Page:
What is behind the arts and health movement? What do you need to do to institute an arts and health program? What is the difference between healing arts and art therapy? How can we ensure that private insurance companies begin to see the value of the arts in health and wellness? These are just a few of the questions that were broached at Opportunities at the Intersection of Arts & Health, presented by Healing Arts at Atlantic Health, Montclair State University, and the Alliance for Arts & Health NJ. With a diverse group of speakers, we explored the various implementations of arts and healing programs, from traditional creative arts therapies utilizing visual arts and music to the engaging world of creative arts activities that encourage expression and communication. We also considered the quantitative and qualitative measures that we, as a community, ought to be collecting and using to illustrate the overwhelming benefits of the arts in health and wellness agendas.

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Dr. Marie Wilson, PhD, ATR-BC, ATCS, LPC, Professor in the Department of Psychology and Counseling, and Coordinator of the Art Therapy Programs at Caldwell University, reviewed the requirements needed to become an accredited therapist in NJ. She also heralded the “Art Therapist Licensing Act" that was signed into law by Governor Christie in January as a step toward advancing the profession of arts therapy, as well as offering more opportunities within the mental health field for art therapists themselves. It was Dr. Brian Abrams, PhD, MT-BC, LPC, LCAT, Associate Professor of Music and Coordinator of Music Therapy Programs at Montclair State University, who noted that one of the largest growing audiences for music therapy is the hospice, palliative, and end-of-life care communities. He shared an incredibly moving story about spending final moments with a patient and her family as she uncovered her fear and discovered her peace while engaging with a piece of classical music.

There currently is no licensure for music therapists in NJ, however, a bill was introduced in December 2015 and we will track its movement in the legislature. Brian also spoke about music therapy as a companion to traditional medicinal practice that isn’t simply good for the body, but good for the soul. c382ed1998c2f42d8eeafadcfef48244Eva Mantell, MFA and Artist and Outreach Program Manager with the Arts Council of Princeton, spoke to the healing quality of simple art-making, and the sense of community that blossoms in the programs that she’s conducted with at-risk youth, seniors, and caregivers. Healing arts programs are designed to engage a certain population, with all arts disciplines. These classes or workshops often offer the participants the freedom to try something new, to express themselves in a unique way, and to share experiences with peers. Eva considers herself a facilitator in this improvisational expression, only there to guide folks to a place where they find a healthier place within themselves. Lastly, Dr. Christine Lemesianou, PhD and Associate Director for the School of Communication and Media and Coordinator of the Arts and Health Graduate Certificate Program at Montclair State University, shared information about the new certificate program at MSU, and reiterated the therapeutic and restorative qualities of the arts and art-making. Christine also suggested that we need to be sure to infuse art of all kinds into the education of medical professionals so they, too, appreciate the mental and physical benefits of creative expression.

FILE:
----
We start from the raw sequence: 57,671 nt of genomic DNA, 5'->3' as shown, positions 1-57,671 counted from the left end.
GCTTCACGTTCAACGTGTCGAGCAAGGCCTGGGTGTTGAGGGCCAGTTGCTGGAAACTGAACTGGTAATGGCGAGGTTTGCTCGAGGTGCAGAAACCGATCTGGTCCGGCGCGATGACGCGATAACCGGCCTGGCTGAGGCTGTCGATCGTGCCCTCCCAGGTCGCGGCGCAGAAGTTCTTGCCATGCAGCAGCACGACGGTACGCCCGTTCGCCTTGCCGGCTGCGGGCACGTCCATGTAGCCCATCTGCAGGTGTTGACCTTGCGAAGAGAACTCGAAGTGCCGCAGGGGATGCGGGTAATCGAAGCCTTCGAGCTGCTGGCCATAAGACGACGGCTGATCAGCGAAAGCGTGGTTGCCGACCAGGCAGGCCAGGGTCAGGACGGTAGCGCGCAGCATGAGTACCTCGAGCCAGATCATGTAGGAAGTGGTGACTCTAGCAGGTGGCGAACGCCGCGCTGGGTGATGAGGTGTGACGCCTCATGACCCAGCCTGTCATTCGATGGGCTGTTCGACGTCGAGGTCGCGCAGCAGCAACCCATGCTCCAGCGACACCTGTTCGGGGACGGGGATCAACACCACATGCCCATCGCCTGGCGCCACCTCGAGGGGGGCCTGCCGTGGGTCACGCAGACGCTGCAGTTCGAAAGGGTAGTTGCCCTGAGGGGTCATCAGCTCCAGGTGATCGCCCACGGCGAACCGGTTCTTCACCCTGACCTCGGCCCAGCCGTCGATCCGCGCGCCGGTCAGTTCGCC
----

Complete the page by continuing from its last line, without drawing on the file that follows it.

This panel discussion reminded us that it is important to recognize that creative arts therapies are not necessarily about prescriptions or doses or cause-and-effect medicine, but about experiences, communication, and empowerment. However, it is critically important that we find measurable outcomes and a more comprehensive way of assessing and evaluating arts and health programs offered here in New Jersey, in order to shape a strong public policy and convince insurers and facilities of the incredible benefits of creativity. Thanks to all who attended, and a very special thanks to our partners, the Healing Arts at Atlantic Health and Montclair State University. The Alliance for Arts & Health New Jersey (AAHNJ), a cosponsored program of ArtPride New Jersey and the New Jersey State Council on the Arts, is dedicated to bringing artists and arts professionals together with those who provide health and wellness services in order to educate, advocate, and advance best practices in the field.